Saturday, August 18, 2007

At times they even talk alike

Sue loved the Patty Duke show. So did I. Obsessively. I was 9 when it first aired & wanted complete & total silence while the show was on. God help my little sister if she fidgeted or sneezed or crinkled the wrapper on her Hostess Snoball.

"Meet Cathy, who's lived most everywhere,
From Zanzibar to Barclay Square.
But Patty's only seen the sights
A girl can see from Brooklyn Heights --
What a crazy pair!

But they're cousins,
Identical cousins all the way.
One pair of matching bookends,
Different as night and day.

Where Cathy adores a minuet,
The Ballet Russes, and crepe suzette,
Our Patty loves to rock and roll,
A hot dog makes her lose control --
What a wild duet!

Still, they're cousins,
Identical cousins and you'll find,
They laugh alike, they walk alike,
At times they even talk alike --

You can lose your mind,
When cousins are two of a kind."


  1. One of the great TV openings. But have you ever heard of identical cousins anywhere else? Now that I'm older, that really strains credulity. Of course, it's now apparent to me that the premises of most of the classic shows were a real stretch. Take "Bewitched," for example. If you want to mess with someone's mind, just ask her or him, "Remember the episode in 'Bewitched' when Endora cast a spell on Darrin?" (In fact that was almost EVERY episode!)

  2. Or Family Affair. Who moves into a penthouse with a quasi-gay parental unit (Uncle Bill and Mr. French), Mrs. Beasley in tow? Apparently, two sets of kids as evidenced by Different Strokes a few decades later (straight parental unti - Mr. Drummond and Mrs. Garrett-- this time).

    I used to tell my mother I wanted to run away and live with Mr. French. Until I saw his version of a Miracle on 34th Street. (shudder)

  3. Well, in fairness to the Uncle in "Family Affair," Sue, he had those kids thrust on him, and I say, here and now, he's to be commended, 40 years after-the-fact, for assuming that responsibility. Back in the '60's, I assumed all British people were pretty much like Mr. French, still do for that matter.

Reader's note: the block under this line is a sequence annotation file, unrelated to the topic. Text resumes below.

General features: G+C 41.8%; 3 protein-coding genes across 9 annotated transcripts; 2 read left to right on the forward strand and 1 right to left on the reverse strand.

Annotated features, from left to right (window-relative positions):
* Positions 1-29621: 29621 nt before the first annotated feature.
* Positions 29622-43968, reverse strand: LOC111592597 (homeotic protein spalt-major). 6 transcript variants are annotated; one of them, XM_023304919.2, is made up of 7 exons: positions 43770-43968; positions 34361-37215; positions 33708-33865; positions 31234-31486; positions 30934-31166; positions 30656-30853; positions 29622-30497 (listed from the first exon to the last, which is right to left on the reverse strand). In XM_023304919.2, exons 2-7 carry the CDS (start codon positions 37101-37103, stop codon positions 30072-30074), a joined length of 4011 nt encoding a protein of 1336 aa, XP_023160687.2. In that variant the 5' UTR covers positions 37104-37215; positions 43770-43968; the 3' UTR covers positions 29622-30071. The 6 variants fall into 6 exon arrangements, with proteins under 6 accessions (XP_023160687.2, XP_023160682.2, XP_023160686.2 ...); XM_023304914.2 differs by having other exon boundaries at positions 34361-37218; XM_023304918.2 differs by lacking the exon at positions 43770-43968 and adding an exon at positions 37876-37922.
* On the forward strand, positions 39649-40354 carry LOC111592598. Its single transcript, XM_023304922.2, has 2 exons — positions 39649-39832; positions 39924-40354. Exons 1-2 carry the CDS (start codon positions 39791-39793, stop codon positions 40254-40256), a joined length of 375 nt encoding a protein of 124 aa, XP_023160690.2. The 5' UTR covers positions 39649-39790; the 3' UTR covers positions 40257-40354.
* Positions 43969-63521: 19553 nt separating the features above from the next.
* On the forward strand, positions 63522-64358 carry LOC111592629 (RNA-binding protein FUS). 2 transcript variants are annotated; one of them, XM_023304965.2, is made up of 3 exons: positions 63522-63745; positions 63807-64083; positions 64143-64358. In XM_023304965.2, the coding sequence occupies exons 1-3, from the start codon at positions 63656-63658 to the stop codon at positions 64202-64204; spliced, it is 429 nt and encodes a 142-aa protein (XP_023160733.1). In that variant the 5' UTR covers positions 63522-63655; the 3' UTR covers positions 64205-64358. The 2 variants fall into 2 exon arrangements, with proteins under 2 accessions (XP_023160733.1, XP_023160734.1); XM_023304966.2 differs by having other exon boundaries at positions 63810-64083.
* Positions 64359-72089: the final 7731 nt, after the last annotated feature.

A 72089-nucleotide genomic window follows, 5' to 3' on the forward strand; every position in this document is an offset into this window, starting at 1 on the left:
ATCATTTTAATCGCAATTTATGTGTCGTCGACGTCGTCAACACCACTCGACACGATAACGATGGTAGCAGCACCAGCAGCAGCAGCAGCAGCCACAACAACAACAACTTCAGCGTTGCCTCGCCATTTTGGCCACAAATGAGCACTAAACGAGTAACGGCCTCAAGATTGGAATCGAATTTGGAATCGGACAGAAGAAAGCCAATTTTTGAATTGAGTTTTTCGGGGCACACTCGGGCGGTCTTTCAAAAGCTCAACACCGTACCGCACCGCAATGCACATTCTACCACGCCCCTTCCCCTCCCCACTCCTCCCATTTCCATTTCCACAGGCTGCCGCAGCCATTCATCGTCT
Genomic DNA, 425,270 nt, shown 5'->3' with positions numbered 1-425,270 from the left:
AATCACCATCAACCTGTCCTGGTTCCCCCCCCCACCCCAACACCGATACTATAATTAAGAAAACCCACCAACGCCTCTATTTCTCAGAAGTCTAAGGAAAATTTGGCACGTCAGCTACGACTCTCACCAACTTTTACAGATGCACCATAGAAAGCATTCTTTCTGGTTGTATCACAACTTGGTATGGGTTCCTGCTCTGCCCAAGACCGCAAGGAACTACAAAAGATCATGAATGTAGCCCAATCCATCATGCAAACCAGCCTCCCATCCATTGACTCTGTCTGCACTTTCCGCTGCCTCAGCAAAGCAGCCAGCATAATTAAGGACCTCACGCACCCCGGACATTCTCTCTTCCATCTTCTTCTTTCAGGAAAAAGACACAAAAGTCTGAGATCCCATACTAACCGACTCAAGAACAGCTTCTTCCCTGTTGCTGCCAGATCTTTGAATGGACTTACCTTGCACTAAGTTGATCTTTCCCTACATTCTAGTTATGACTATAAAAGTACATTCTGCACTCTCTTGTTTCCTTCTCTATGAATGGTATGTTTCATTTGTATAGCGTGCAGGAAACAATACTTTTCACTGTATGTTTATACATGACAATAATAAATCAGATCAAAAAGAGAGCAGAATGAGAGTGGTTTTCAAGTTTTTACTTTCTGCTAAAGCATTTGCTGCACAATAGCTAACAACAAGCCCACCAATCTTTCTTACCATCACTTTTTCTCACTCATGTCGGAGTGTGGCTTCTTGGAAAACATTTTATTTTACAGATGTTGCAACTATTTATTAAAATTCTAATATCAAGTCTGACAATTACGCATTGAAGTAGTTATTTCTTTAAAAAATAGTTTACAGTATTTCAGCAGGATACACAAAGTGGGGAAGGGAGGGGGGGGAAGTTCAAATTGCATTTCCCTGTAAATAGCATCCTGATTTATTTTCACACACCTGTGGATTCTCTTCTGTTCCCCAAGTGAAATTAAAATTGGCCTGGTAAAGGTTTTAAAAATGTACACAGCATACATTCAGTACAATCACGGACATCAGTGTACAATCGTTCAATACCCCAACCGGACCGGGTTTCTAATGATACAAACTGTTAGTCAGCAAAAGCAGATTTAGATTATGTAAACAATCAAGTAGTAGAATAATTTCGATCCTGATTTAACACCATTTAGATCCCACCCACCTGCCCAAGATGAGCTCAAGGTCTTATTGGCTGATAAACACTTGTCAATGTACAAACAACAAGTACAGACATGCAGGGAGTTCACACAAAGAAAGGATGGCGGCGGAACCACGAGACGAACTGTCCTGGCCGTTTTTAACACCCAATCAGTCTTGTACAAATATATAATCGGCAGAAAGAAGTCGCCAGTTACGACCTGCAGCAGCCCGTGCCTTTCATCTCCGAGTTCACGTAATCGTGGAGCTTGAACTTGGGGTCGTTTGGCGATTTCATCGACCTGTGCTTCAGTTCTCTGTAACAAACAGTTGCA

4. I was very confused about the whole English butler named French thing. He sort of merged with Nanny from the Nanny and the Professor in my mind.

  5. I've never heard of flying nuns either, but that didn't stop me from watching Sister Bertrille every week.

    Not to mention the addicting nonsense of the Man from UNCLE & the Girl from UNCLE, (I don't think they called her the Woman from...) and the tongue-in-cheekiness of Batman.

    I also loved Star Trek, especially the fact that Spock - pointy ears not withstanding - made some serious sense.

    Straining credulity is what tv does best. Nowadays it's especially delicious when tv tries to get all reality "serious", presenting us with crappy actors, scenarios & scripts.

    To this day it'd be easier for me to go with the flow of a genie in a bottle than it is for me to buy what the 7 bazillion CSIs & tiresome dramas-at-the hospital shows are selling.

  6. Right on, Gloria! I could do a term paper on exactly what you've said. Unfortunately, the television moguls believe our "sophisticated" modern audience requires programming that showcases people or characters the audience can "relate" to. (Can you relate to any of these people in the reality shows? The sitcoms? I can't.) When was the last time you saw a sitcom dare to do an episode involving mistaken identity or amnesia? I'm serious about this. These sorts of contrivances, employed for comedic effect, predate television by thousands of years. You'll find vehicles like that in Shakespeare and throughout Chaplin's work, and most everybody elses up to a certain time. Yet beginning in the 1970s, they were largely scrapped because audiences were deemed too "sophisticated" or jaded or something. I'm not advocating that TV turn back to The Munsters for crying out loud, but it would be fun to return to a more innocent -- a more implausible time, don't you think?

  7. I don't watch alot of tv, usually when my brain's on overload and I don't want a dose of reality or faux seriousness. I want nonsense, dammit!

    I like Ugly Betty, it suspends belief, it makes me laugh, I root for Betty. Sort of like the Office too, but I thing the English version has more bite to it.

    The people in the reality shows are ick, ick, ick. Some are too much like the losers I encounter on a daily basis, the rest, I fear, are losers just waiting to meet me...

  8. My top two shows are The Office and My Name is Earl, both of which turn conventional sitcoms upside down. I like Scrubs and How I Met Your Mother (you go gay brother), but for the most part I watch dramas. The procedural drama engages me in the classic "whodunit" experience, whereas most sitcoms are just ... silly.

    I do like 30 Rock, mostly because of the ensemble, but I struggle over the Liz Lemon character -- she's so stereotypical and just doesn't have that Mary Richards thing going on for her. I can't figure out if that *is* the joke or not. I watch, I laugh and I feel guilty.

    Perhaps what you old timers :-) are describing is why I became so enamored of old school television when I was young ... it really was a different time.

  9. Sue, you have excellent taste. "The Office" is kind of the official show of the Carbolic Smoke Ball. It's the only show I personally watch on a regular basis.